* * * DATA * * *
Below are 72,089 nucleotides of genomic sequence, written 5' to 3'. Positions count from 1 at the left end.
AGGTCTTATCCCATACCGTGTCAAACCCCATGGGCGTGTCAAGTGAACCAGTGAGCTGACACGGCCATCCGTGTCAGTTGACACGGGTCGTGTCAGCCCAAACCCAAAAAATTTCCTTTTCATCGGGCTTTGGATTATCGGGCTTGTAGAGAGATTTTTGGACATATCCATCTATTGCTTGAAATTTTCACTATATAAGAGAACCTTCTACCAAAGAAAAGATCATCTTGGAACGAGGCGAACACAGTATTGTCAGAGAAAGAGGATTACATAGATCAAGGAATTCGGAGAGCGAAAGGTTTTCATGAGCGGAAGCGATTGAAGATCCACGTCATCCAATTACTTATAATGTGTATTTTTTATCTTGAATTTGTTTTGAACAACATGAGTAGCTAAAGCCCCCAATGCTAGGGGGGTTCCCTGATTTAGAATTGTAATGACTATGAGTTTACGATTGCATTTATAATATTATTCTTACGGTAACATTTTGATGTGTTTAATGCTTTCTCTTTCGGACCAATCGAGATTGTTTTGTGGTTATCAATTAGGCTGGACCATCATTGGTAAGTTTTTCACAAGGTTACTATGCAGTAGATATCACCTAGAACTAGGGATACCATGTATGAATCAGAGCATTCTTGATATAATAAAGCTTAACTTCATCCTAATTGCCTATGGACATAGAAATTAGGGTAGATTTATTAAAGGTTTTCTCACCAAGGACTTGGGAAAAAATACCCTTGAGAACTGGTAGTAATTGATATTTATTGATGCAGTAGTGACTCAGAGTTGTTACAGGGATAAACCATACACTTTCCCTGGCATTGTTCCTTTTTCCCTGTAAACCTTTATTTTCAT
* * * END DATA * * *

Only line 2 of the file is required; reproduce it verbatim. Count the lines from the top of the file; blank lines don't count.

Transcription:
AGGTCTTATCCCATACCGTGTCAAACCCCATGGGCGTGTCAAGTGAACCAGTGAGCTGACACGGCCATCCGTGTCAGTTGACACGGGTCGTGTCAGCCCAAACCCAAAAAATTTCCTTTTCATCGGGCTTTGGATTATCGGGCTTGTAGAGAGATTTTTGGACATATCCATCTATTGCTTGAAATTTTCACTATATAAGAGAACCTTCTACCAAAGAAAAGATCATCTTGGAACGAGGCGAACACAGTATTGTCAGAGAAAGAGGATTACATAGATCAAGGAATTCGGAGAGCGAAAGGTTTTCATGAGCGGAAGCGATTGAAGATCCACGTCATCCAATTACTTATAATGTGTATTTTTTATCTTGAATTTGTTTTGAACAACATGAGTAGCTAAAGCCCCCAATGCTAGGGGGGTTCCCTGATTTAGAATTGTAATGACTATGAGTTTACGATTGCATTTATAATATTATTCTTACGGTAACATTTTGATGTGTTTAATGCTTTCTCTTTCGGACCAATCGAGATTGTTTTGTGGTTATCAATTAGGCTGGACCATCATTGGTAAGTTTTTCACAAGGTTACTATGCAGTAGATATCACCTAGAACTAGGGATACCATGTATGAATCAGAGCATTCTTGATATAATAAAGCTTAACTTCATCCTAATTGCCTATGGACATAGAAATTAGGGTAGATTTATTAAAGGTTTTCTCACCAAGGACTTGGGAAAAAATACCCTTGAGAACTGGTAGTAATTGATATTTATTGATGCAGTAGTGACTCAGAGTTGTTACAGGGATAAACCATACACTTTCCCTGGCATTGTTCCTTTTTCCCTGTAAACCTTTATTTTCAT